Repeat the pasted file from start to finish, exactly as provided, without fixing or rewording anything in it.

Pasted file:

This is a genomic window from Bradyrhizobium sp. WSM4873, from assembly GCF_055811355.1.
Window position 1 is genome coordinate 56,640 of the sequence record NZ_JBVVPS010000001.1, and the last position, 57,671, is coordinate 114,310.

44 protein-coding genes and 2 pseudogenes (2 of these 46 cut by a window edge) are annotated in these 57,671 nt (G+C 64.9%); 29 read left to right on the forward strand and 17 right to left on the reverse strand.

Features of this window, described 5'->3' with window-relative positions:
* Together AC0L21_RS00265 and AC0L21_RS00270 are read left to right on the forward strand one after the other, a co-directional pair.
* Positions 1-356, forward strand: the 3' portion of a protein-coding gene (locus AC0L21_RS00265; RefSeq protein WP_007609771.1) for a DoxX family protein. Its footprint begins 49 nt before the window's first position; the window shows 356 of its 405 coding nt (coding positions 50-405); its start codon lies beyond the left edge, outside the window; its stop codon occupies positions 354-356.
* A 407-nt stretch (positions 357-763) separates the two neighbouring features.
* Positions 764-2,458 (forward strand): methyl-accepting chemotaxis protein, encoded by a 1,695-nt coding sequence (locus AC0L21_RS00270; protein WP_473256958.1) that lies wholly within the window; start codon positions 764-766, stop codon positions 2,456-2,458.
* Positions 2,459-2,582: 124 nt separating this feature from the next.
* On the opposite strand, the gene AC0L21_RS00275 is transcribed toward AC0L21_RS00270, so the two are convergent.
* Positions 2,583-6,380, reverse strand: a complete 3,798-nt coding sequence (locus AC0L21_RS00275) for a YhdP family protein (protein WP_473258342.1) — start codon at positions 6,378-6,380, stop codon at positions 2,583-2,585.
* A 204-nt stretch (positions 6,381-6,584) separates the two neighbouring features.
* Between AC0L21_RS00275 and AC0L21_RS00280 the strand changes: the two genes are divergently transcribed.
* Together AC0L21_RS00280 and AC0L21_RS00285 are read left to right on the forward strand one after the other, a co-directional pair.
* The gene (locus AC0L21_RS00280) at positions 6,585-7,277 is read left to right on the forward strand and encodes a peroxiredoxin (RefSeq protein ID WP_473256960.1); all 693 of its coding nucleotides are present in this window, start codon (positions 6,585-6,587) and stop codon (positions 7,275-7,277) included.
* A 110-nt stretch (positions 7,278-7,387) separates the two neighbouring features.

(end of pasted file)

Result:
This is a genomic window from Bradyrhizobium sp. WSM4873, from assembly GCF_055811355.1.
Window position 1 is genome coordinate 56,640 of the sequence record NZ_JBVVPS010000001.1, and the last position, 57,671, is coordinate 114,310.

44 protein-coding genes and 2 pseudogenes (2 of these 46 cut by a window edge) are annotated in these 57,671 nt (G+C 64.9%); 29 read left to right on the forward strand and 17 right to left on the reverse strand.

Features of this window, described 5'->3' with window-relative positions:
* Together AC0L21_RS00265 and AC0L21_RS00270 are read left to right on the forward strand one after the other, a co-directional pair.
* Positions 1-356, forward strand: the 3' portion of a protein-coding gene (locus AC0L21_RS00265; RefSeq protein WP_007609771.1) for a DoxX family protein. Its footprint begins 49 nt before the window's first position; the window shows 356 of its 405 coding nt (coding positions 50-405); its start codon lies beyond the left edge, outside the window; its stop codon occupies positions 354-356.
* A 407-nt stretch (positions 357-763) separates the two neighbouring features.
* Positions 764-2,458 (forward strand): methyl-accepting chemotaxis protein, encoded by a 1,695-nt coding sequence (locus AC0L21_RS00270; protein WP_473256958.1) that lies wholly within the window; start codon positions 764-766, stop codon positions 2,456-2,458.
* Positions 2,459-2,582: 124 nt separating this feature from the next.
* On the opposite strand, the gene AC0L21_RS00275 is transcribed toward AC0L21_RS00270, so the two are convergent.
* Positions 2,583-6,380, reverse strand: a complete 3,798-nt coding sequence (locus AC0L21_RS00275) for a YhdP family protein (protein WP_473258342.1) — start codon at positions 6,378-6,380, stop codon at positions 2,583-2,585.
* A 204-nt stretch (positions 6,381-6,584) separates the two neighbouring features.
* Between AC0L21_RS00275 and AC0L21_RS00280 the strand changes: the two genes are divergently transcribed.
* Together AC0L21_RS00280 and AC0L21_RS00285 are read left to right on the forward strand one after the other, a co-directional pair.
* The gene (locus AC0L21_RS00280) at positions 6,585-7,277 is read left to right on the forward strand and encodes a peroxiredoxin (RefSeq protein ID WP_473256960.1); all 693 of its coding nucleotides are present in this window, start codon (positions 6,585-6,587) and stop codon (positions 7,275-7,277) included.
* A 110-nt stretch (positions 7,278-7,387) separates the two neighbouring features.